Usually, all we need is the spark of a good question to initiate conversation with someone. For ideas on how to ask simple, fun questions appropriate to any context, look up Gary Poole’s book, “1001 Conversation Starters,” or check out this video, “7 Greatest Conversation Starters That Actually Work,” that includes, “Where is the restroom?” and “Where’d you get your shirt?”
The Heart of Connecting: Listening First
While all relationships start with simple conversation starters, it’s the act of intentional, deep listening that turns acquaintances into friends. Whether you have three minutes to offer a distraction-free, judgment-free listening space to someone, or whether you have an hour, Dr. David Augsburger, who wrote "Caring Enough to Hear and Be Heard," tells us that, “Being heard is so close to being loved that for the average person they are almost indistinguishable.”
How do we practice our listening skills? If you want to jump in the deep end, you can join the Urban Confessional Free Listening Movement to simply stand in public with a sign offering free listening to anyone who wants to be heard! “10 Steps to Effective Listening” was put out by Forbes as a technical guide, and other simple ideas include paying attention to the three layers of listening simultaneously: listening to your own thoughts and feelings, listening to the person in front of you and listening globally to your environment.
Building Trust Over Time Through Vulnerability
For acquaintances to turn into friends and friends to turn into family-like relationships, both people must risk being vulnerable at increasing depths over time. There’s no shortcut to building trust — it happens interaction by interaction as we take a little risk in sharing and see whether the other person engages or disengages.
The Community and Friendship thought leaders at Kitestring describe this process as making “trust bids.” Author Brene Brown is an expert on the power of vulnerability to deepen meaningful relationships, at home, work and play — check out her TED Talk to get inspired and equipped to let your guard down enough to give a relationship a chance to grow.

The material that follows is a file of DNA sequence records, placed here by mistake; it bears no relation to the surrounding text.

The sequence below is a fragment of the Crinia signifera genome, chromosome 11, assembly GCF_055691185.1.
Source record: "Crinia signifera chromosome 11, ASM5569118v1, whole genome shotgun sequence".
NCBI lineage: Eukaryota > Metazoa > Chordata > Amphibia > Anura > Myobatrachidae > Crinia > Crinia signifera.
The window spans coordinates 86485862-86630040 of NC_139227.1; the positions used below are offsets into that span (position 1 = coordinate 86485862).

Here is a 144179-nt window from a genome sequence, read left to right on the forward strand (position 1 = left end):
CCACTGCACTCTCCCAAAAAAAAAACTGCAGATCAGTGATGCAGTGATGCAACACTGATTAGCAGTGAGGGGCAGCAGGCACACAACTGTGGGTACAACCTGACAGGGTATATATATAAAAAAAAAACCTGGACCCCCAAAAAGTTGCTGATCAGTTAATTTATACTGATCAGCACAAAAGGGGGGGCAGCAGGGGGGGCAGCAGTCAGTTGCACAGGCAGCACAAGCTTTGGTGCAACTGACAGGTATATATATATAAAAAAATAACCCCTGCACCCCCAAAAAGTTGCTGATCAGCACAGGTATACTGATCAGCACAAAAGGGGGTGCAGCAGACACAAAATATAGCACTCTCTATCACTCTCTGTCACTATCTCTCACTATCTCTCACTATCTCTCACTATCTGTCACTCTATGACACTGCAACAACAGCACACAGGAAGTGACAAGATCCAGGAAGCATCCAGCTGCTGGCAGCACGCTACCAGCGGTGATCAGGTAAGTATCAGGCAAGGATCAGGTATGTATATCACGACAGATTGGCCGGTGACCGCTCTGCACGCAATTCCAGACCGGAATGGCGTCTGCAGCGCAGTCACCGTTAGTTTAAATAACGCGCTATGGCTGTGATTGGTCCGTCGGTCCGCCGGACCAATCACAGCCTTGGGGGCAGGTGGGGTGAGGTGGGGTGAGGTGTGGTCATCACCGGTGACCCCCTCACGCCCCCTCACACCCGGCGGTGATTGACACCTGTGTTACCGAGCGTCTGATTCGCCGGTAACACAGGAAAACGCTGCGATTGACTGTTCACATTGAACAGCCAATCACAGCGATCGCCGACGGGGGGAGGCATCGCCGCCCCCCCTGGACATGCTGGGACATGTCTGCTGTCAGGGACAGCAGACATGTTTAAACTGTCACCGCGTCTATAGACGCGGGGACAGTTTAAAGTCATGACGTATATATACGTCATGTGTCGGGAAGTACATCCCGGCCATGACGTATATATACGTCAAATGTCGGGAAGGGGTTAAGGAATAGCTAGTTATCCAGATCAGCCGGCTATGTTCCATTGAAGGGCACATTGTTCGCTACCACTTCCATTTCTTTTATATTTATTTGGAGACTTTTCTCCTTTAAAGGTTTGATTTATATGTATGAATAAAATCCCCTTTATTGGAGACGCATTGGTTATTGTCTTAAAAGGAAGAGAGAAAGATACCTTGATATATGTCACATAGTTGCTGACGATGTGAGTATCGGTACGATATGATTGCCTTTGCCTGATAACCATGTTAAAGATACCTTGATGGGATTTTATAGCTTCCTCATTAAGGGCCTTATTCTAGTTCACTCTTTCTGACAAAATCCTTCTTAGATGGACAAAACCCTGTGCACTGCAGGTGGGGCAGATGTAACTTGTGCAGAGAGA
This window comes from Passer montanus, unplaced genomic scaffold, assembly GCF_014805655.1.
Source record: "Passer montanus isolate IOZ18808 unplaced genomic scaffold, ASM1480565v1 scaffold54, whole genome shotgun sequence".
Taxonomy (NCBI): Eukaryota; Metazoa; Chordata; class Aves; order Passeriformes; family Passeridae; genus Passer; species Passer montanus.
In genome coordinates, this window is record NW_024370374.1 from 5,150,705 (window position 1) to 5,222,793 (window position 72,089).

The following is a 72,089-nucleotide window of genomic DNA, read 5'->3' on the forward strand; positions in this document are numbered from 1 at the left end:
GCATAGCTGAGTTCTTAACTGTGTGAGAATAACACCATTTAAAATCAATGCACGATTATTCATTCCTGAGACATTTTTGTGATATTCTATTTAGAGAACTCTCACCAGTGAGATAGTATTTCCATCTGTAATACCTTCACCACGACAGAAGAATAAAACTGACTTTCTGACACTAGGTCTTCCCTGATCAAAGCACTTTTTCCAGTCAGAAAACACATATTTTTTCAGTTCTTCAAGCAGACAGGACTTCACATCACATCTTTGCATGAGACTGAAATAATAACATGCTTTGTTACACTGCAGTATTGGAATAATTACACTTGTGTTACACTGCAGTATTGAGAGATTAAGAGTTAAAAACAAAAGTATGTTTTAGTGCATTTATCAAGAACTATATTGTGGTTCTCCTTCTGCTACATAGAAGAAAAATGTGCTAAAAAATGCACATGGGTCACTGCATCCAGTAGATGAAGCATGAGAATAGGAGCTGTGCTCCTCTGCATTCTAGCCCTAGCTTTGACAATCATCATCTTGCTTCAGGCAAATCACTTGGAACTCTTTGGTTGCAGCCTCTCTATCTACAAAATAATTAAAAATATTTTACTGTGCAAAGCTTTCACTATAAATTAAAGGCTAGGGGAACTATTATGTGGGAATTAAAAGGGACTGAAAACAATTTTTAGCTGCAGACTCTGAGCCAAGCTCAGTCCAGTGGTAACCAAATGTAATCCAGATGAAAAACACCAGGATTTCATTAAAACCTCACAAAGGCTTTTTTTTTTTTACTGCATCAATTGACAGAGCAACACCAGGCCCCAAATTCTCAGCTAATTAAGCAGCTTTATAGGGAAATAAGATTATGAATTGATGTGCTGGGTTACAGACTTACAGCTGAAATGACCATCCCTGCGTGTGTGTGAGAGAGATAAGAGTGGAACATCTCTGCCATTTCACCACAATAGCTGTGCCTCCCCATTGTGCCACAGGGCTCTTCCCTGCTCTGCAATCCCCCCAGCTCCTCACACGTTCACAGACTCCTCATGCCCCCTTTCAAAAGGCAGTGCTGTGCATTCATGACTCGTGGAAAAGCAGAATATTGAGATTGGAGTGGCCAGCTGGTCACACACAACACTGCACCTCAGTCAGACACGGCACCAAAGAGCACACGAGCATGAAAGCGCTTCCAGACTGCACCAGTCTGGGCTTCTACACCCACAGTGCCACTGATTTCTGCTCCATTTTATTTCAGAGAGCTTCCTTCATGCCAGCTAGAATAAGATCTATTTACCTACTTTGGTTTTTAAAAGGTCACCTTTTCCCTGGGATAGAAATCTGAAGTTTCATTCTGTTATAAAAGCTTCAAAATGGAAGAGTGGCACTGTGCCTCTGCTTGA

Civic Dinners That Change the World
A simple way to deepen and widen our relationships is to host or organize regular dinners with peers, acquaintances or neighbors. Getting to know each other around the table is one of the top ways humans bond historically and cross-culturally. The University of Oxford found that happiness and satisfaction with life rises the more often we share meals, while also noting the high number of meals that are eaten alone.
Organizations like Civic Dinners have taken the simple idea a step further to intentionally bridge the racial divide in local contexts by gathering together and having conversations that enable diverse people to share and understand each other and take joint action. So, whether you want to host a gathering or simply grab a coworker for lunch outdoors, eating together brings you together.
Volunteering Creates a Deeper Sense of Belonging
Getting to know the needs of your neighborhood and using your skills and passions to help has been found by Burnaby Neighbourhood House and others to facilitate deep connection. Coming together with diverse neighbors around a common goal of service creates natural opportunities for meaningful conversations that easily translate into ongoing relationships. Beyond weeding a neighbor’s lawn, picking up trash in the park or babysitting for a working mom, local schools, libraries and neighborhood councils are great starting points for pitching in and embedding yourself in a network of do-gooders.